Source: SONAR, U.S. DOT

Braunstein thought it particularly important that Biden’s proposal specifically calls out the HSIP for increased funding. HSIP is a federal aid program, administered by the Federal Highway Administration (FHWA), an agency within DOT, with the goal of significantly reducing traffic fatalities and serious injuries on all public roads. “The HSIP requires a data-driven, strategic approach to improving highway safety on all public roads with a focus on performance,” according to FHWA.

DOT showing support

Such data could prove valuable in Buttigieg’s DOT. Last year the Federal Motor Carrier Safety Administration (FMCSA), another DOT agency, announced it would be calling on nine companies that have large fleets of vehicles weighing 6,001 to 10,000 pounds — including Amazon (NASDAQ: AMZN) — to get a better sense of their safety management practices within last-mile delivery.

“It’s really been a revelation about how little we know about what’s going on” with these types of vehicles, said FMCSA Associate Administrator for Policy Larry Minor at the time.

“Even though we may not have any regulatory authority over them, there’s a safety conversation to be had to make sure we have the best available information, and that those who are operating them have the best possible safety practices to ensure that their time on the roadway doesn’t decrease safety.”

FHWA has already started supporting last-mile safety under the Biden administration. The agency’s deputy administrator, Stephanie Pollack, announced on Wednesday that at the requests of local agencies, including the New York City Department of Transportation, it was extending the comment period for revisions to its “Manual on Uniform Traffic Control Devices” by 60 days to May 14. It is the first major update of the manual in more than 10 years.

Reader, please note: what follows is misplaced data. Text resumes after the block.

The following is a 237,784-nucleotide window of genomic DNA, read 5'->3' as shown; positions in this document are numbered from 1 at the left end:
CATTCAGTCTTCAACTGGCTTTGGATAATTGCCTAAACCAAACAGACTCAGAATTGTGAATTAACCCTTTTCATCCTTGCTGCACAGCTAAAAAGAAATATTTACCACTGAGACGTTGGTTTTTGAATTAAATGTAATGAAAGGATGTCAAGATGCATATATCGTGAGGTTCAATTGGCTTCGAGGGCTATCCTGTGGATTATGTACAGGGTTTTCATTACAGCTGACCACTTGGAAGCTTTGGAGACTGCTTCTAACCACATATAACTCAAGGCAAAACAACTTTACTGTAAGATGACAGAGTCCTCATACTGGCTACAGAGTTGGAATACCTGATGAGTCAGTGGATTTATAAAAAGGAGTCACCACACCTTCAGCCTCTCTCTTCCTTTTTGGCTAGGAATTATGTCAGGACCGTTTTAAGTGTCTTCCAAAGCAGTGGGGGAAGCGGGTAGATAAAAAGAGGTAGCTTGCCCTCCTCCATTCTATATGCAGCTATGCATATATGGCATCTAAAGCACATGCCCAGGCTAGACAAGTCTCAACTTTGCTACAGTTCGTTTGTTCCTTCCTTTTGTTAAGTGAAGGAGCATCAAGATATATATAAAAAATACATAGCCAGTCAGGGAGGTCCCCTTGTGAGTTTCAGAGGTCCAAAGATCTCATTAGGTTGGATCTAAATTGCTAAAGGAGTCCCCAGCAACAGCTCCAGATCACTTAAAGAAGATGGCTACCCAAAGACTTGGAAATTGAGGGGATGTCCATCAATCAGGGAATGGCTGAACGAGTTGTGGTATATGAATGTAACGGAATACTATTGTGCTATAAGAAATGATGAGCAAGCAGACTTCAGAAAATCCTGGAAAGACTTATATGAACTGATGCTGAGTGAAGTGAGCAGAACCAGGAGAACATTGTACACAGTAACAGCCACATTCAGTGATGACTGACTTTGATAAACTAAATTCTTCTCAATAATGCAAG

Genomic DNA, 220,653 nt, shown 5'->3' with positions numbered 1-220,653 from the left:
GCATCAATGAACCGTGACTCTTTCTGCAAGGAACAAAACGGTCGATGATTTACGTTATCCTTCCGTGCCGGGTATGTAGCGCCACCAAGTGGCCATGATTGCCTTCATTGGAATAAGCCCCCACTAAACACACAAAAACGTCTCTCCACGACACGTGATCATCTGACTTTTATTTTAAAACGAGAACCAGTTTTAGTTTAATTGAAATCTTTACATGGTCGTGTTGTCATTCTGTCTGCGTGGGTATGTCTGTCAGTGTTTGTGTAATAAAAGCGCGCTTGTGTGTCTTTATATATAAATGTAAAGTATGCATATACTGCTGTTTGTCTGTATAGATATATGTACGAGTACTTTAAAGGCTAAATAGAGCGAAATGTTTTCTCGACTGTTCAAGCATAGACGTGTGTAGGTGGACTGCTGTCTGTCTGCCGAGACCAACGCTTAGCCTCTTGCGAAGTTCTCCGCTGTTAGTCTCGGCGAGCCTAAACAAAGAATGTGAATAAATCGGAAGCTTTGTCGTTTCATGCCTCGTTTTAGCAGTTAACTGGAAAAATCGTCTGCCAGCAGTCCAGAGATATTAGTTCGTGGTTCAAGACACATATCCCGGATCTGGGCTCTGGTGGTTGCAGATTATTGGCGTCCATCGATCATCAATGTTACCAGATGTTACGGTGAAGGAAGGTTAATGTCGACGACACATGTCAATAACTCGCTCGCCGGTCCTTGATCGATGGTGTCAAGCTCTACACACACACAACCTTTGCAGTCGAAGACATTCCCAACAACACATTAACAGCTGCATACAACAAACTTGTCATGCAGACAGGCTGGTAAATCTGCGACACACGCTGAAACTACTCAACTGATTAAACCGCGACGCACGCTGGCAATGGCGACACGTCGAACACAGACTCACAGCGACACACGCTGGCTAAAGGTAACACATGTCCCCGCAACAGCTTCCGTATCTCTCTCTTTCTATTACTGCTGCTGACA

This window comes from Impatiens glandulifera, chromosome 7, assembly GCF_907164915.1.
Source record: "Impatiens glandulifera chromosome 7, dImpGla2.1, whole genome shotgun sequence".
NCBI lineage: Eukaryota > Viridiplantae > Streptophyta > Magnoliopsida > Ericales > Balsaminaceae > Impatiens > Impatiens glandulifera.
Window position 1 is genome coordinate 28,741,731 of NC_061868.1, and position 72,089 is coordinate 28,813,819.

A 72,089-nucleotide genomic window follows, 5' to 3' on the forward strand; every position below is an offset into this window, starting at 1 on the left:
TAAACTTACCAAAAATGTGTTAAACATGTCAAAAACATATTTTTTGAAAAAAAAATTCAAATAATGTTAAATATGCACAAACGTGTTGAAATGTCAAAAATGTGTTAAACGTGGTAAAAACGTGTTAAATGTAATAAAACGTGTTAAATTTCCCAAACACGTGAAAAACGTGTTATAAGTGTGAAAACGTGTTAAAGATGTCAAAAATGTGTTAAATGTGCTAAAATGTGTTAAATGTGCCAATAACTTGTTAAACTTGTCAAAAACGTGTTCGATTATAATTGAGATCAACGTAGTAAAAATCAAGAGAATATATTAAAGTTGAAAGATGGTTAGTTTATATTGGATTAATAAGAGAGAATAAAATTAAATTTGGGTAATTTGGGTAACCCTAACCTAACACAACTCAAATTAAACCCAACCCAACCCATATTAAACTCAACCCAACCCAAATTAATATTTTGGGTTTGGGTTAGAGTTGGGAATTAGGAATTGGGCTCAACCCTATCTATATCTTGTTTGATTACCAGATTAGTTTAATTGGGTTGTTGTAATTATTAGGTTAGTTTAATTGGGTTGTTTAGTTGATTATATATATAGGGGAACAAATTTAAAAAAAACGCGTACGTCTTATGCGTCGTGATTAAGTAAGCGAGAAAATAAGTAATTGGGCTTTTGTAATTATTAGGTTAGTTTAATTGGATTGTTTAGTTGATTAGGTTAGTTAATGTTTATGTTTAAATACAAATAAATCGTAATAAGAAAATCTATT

“This important document will set the tone for the future of our transportation system for the years ahead,” Pollack said. “We want to ensure our stakeholders have ample opportunity to address the diverse needs of travelers nationwide.”

Aligning safety goals

Braunstein said he looks forward to seeing how effective Buttigieg can be in spearheading Biden’s ambitious transportation policy goals, including making streets smarter and safer for last-mile delivery.

“The president saw an alignment in Buttigieg’s philosophy with [Biden’s] policies,” Braunstein said. [Buttigieg] might not be steeped in transportation policy background, but he strikes me as someone who is comfortable in dealing with actionable data, which is a good sign. And I credit the administration for adding some real transportation planning pros.”

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John Gallagher

Based in Washington, D.C., John specializes in regulation and legislation affecting all sectors of freight transportation. He has covered rail, trucking and maritime issues since 1993 for a variety of publications based in the U.S. and the U.K. John began business reporting in 1993 at Broadcasting & Cable Magazine. He graduated from Florida State University majoring in English and business.